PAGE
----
This is also the reason especially in the Japanese kitchen knives or in knives in general that have only one bevelled side that often many makers perform the hardening without performing the bevelling but doing it later taking great care to cool the blade often or even creating real water cooling systems and using water-resistant abrasive belts .
This method of hardening before bevelling clearly is best suited on blades with thicknesses that do not exceed 3 mm unless you want to consume the abrasive tapes that have a cost.
The key thing is to leave 1 – 1.2 mm of coast line on the wire of the blade before the temper.
La bisellatura prima della tempra
Check with the caliber or with time even to the eye is fine.
If the wire is too thin what happens during the temperise is that the wire melts before the rest of the blade is in tempering temperature.
Do not go with the finish of the blade over the 400 grain as tape and very importantly the plate of the blade must be a plan, so already rectified.
Now that you’re in this condition of wire and finishing it tempts it or bring it to harden.
Ps. Before hardening bring the finish of the blade to 800 grain or more is not needed.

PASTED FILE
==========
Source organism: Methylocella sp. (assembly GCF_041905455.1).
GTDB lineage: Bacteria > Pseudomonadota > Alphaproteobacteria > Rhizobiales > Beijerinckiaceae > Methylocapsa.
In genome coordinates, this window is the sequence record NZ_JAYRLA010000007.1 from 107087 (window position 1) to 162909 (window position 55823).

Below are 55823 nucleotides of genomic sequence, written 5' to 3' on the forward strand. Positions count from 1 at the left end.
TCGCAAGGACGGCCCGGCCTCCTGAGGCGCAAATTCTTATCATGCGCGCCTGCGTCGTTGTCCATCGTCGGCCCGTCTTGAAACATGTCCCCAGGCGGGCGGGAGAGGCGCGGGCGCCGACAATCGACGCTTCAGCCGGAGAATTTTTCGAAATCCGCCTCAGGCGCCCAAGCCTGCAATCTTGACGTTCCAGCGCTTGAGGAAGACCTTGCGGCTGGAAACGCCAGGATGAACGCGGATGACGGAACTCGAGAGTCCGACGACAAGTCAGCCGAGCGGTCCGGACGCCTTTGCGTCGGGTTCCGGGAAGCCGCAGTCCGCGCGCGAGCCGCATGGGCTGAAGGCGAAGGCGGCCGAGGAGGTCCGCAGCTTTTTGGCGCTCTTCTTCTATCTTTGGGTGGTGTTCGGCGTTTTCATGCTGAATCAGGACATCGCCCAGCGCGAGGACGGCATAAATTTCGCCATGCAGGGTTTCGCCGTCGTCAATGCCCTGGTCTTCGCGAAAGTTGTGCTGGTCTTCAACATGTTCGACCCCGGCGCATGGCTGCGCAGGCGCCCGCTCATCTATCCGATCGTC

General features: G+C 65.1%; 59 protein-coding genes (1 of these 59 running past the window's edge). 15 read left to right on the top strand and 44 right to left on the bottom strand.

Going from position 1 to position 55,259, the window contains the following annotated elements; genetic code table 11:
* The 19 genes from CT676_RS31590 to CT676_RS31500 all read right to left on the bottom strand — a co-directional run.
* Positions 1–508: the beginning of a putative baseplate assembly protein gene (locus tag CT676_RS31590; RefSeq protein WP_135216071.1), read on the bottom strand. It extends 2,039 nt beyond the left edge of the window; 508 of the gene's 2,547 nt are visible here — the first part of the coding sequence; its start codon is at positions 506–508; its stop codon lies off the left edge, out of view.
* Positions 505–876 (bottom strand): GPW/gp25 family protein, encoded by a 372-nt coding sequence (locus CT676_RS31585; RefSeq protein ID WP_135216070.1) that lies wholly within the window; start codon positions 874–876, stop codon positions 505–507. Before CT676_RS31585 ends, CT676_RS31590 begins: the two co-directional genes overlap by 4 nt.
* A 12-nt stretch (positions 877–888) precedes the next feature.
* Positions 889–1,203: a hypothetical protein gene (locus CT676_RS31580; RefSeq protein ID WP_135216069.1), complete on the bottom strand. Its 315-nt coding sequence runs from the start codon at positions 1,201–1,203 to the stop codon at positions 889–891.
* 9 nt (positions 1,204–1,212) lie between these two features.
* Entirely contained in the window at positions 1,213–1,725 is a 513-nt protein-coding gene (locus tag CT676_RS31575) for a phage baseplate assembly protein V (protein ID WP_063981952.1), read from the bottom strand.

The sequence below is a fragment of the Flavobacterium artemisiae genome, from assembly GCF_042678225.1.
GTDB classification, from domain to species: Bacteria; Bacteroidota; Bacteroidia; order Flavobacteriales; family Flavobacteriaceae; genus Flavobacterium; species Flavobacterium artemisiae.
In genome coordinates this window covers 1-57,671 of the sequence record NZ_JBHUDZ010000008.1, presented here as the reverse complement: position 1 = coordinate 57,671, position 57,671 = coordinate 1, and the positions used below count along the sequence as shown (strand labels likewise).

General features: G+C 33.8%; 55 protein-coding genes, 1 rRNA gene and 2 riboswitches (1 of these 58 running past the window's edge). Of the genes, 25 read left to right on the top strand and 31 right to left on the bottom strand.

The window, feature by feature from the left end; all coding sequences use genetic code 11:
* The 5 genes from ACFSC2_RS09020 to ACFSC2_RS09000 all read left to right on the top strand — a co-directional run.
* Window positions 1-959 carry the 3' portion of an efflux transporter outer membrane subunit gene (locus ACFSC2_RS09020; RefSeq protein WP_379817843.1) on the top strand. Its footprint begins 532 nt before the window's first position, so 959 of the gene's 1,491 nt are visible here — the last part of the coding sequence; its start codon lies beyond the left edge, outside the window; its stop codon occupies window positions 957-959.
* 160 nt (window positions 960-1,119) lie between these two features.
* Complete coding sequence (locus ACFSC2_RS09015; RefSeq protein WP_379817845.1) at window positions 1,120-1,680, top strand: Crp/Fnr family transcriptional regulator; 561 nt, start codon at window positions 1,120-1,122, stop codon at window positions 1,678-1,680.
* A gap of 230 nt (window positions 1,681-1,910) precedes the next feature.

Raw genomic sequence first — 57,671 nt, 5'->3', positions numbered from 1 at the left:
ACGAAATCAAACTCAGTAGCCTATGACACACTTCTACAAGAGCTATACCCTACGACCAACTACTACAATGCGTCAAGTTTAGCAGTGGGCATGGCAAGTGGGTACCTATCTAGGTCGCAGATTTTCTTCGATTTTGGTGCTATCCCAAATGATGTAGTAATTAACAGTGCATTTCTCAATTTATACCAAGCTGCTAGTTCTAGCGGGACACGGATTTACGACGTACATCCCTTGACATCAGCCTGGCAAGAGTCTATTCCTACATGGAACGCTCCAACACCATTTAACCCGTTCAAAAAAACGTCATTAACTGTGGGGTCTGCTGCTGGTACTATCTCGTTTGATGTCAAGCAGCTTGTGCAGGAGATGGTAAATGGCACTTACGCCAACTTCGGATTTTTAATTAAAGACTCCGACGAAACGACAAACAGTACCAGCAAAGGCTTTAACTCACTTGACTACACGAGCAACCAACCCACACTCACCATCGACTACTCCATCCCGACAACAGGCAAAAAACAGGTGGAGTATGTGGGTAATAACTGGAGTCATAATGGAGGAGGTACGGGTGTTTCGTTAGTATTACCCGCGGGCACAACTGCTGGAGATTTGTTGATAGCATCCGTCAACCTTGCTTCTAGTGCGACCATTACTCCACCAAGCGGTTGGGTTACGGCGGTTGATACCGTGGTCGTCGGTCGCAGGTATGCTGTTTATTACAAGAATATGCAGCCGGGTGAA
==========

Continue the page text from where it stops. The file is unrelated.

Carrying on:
When you leave with the hardened knife never start from the same grain with which I previously “finished” the knife for the temper.
If I’m done with the 400 you usually start from the 220 and then go up to complete the bisellation before creating the wire (micro bevel).
Now let us pay attention to another aspect.
When you work on thin, hardened thicknesses that can heat up to the point of compromising the temper, you need to have some precautions such as:
Put a new (or almost) smoothtape tape without making much friction.
Bathe the blade well before each step at least if you see steam stopped.
Don’t put on your gloves so you feel the heat right away and consider that under 100 degrees you don’t soften anything and I don’t think you’re holding such a hot bar.
Another thing I advise you to do is not to finish the beveling radius or get to where you want the ricasso to end but to leave 3-5 millimeters to give you the opportunity to recover some error to get the symmetry and shape of the beam.
Consider that working with the sander with a hardened blade allows you to have greater precision because the material is harder and consequently the tape by removing less material allows you to have more control to get to the desired detail.